So, How Exactly Does a Hammam Work?
If you're going to visit a local hammam in Marrakech, don’t expect anything luxurious – rose petals on the floor and fluffy bathrobes are not part of the real deal and a street-side hammam is quite different to a hotel one or a spa. There’s a small changing area near the entrance where you can hang your towel and clothes. Women and men are segregated and usually have different times to visit the hammam.
The baths consist of several rooms centered on large cisterns with gushing water. The further you venture into the hammam the closer you get to the wood fire and the hotter the water in the fountains gets. Everyone sits on the floor, against the walls, to bathe. Buckets are provided, but usually it’s up to you to collect the water from the hot and cold fountains and mixing them for the perfect temperature back in your area.
The Hammam Environment
The hammam ceiling is usually domed and pierced with small holes to allow natural light to stream in. This has the added advantage of putting your body in a very flattering light! The scrubbing is both pleasurable and painful – the glove is rough, but it does the job of removing dead skin fabulously – after your skin will glow and will be as smooth as a baby’s bottom! The steam aids the skin in absorbing the oils and medicinal properties and the dark, warm room makes it very easy to breathe.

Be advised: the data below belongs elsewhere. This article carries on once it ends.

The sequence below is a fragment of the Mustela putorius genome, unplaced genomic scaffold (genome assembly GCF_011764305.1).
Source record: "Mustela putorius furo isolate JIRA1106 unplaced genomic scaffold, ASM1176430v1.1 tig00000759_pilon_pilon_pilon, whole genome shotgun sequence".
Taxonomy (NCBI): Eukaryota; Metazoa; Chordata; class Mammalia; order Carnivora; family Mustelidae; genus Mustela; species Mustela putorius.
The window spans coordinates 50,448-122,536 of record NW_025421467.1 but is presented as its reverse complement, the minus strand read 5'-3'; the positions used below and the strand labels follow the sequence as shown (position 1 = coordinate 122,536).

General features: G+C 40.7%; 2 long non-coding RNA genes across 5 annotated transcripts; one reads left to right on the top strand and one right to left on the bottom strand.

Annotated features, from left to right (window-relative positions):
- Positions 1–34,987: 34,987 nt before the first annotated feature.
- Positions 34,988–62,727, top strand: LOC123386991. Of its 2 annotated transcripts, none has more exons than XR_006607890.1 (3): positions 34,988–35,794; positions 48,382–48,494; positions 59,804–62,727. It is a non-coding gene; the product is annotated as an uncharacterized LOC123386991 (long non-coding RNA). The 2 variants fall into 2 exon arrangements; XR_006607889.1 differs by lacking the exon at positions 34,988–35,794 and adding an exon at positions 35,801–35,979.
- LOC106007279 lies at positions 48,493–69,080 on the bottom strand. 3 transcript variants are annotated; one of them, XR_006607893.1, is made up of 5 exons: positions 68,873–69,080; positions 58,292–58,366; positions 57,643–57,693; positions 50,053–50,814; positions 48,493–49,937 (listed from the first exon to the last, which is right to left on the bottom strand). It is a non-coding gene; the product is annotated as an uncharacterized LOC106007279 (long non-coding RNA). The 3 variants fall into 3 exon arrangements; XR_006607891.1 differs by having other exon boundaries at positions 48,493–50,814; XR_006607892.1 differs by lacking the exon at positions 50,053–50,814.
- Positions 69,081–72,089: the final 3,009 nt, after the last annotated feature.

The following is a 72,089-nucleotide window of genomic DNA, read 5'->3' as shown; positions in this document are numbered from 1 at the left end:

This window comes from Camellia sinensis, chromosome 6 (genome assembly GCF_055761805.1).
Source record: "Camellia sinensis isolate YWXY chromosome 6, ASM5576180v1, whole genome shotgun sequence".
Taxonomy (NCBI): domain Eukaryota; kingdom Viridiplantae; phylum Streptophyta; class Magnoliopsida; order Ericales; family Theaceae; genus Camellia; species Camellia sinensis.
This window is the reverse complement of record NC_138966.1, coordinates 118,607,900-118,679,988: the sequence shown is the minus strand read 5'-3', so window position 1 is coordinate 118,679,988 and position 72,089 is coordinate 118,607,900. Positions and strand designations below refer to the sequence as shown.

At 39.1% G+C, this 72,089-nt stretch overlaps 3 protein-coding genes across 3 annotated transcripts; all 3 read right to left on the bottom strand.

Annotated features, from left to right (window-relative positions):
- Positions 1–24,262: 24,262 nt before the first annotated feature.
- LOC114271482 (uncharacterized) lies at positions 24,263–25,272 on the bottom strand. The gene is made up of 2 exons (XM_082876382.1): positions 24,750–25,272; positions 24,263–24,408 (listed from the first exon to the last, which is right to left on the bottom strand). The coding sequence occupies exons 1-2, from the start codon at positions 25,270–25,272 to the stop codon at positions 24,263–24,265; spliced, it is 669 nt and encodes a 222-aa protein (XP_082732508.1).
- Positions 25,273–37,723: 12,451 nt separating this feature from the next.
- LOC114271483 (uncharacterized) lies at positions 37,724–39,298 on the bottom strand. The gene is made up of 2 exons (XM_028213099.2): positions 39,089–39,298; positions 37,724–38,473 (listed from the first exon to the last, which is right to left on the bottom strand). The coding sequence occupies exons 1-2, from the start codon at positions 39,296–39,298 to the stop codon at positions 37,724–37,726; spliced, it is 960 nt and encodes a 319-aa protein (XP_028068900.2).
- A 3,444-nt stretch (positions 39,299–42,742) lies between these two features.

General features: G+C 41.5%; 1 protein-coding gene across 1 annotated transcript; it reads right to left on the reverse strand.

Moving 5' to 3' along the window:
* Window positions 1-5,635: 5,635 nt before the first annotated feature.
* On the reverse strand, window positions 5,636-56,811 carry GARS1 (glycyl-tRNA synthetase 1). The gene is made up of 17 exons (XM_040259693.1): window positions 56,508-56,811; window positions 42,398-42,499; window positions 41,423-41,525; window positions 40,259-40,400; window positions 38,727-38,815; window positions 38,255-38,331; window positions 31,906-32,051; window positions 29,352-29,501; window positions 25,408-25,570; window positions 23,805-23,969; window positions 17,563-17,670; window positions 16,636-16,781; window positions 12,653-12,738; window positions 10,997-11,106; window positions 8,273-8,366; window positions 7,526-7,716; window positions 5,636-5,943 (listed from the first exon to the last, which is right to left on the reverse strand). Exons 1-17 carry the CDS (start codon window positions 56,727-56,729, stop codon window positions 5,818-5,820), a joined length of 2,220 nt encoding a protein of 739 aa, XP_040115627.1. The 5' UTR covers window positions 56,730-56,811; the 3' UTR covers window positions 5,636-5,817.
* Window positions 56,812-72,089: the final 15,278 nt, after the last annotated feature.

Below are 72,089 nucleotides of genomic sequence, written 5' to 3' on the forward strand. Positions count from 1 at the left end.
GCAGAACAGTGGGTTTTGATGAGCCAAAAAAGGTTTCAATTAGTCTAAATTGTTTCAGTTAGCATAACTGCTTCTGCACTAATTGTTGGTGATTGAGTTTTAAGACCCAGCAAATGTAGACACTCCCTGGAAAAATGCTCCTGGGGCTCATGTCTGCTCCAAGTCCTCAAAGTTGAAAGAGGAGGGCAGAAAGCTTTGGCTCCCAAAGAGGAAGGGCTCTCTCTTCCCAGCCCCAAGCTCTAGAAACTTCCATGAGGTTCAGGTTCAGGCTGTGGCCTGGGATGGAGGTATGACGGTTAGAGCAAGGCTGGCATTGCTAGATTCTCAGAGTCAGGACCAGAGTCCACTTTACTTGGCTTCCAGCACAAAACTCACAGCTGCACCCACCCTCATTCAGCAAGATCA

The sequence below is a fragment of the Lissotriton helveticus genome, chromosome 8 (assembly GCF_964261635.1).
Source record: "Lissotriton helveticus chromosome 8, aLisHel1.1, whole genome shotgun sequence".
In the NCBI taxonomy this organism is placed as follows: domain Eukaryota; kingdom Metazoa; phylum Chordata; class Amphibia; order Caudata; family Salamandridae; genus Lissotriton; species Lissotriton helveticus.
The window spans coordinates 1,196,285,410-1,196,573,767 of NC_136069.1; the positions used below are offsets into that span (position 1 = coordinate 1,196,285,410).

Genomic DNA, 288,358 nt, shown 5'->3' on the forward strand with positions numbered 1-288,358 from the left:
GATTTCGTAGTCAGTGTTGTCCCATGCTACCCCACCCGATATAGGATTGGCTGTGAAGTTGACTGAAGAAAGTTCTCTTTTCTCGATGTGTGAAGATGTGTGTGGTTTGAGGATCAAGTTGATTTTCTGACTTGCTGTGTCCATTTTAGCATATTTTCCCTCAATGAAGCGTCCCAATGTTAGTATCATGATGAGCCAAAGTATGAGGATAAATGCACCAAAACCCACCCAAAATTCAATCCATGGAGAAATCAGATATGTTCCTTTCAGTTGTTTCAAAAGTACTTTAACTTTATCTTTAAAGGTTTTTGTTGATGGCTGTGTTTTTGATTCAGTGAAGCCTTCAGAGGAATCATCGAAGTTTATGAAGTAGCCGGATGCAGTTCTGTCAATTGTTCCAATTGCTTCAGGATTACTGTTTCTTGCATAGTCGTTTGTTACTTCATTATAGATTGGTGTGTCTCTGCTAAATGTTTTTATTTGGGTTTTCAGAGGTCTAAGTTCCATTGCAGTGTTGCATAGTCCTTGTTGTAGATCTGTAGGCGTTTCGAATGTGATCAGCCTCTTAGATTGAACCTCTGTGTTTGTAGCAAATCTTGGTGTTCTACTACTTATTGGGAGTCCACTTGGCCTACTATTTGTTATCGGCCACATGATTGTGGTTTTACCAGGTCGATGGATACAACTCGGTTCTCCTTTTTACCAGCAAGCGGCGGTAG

It’s not always as tranquil as it sounds, however, as mothers attempt to lather up their screaming children while gossiping at high volume. Afterwards a cooling off session, it is traditional to relax for twenty minutes or so with some Moroccan mint tea.
We of course have our own relaxing hammam on-site (without the screaming children!) but also visit Hammam El Bacha (no phone, website. 20 Rue Fatima Zohra, Marrakech), which with its 20ft high cupola, is one of the most famous, and historic, hammams in town.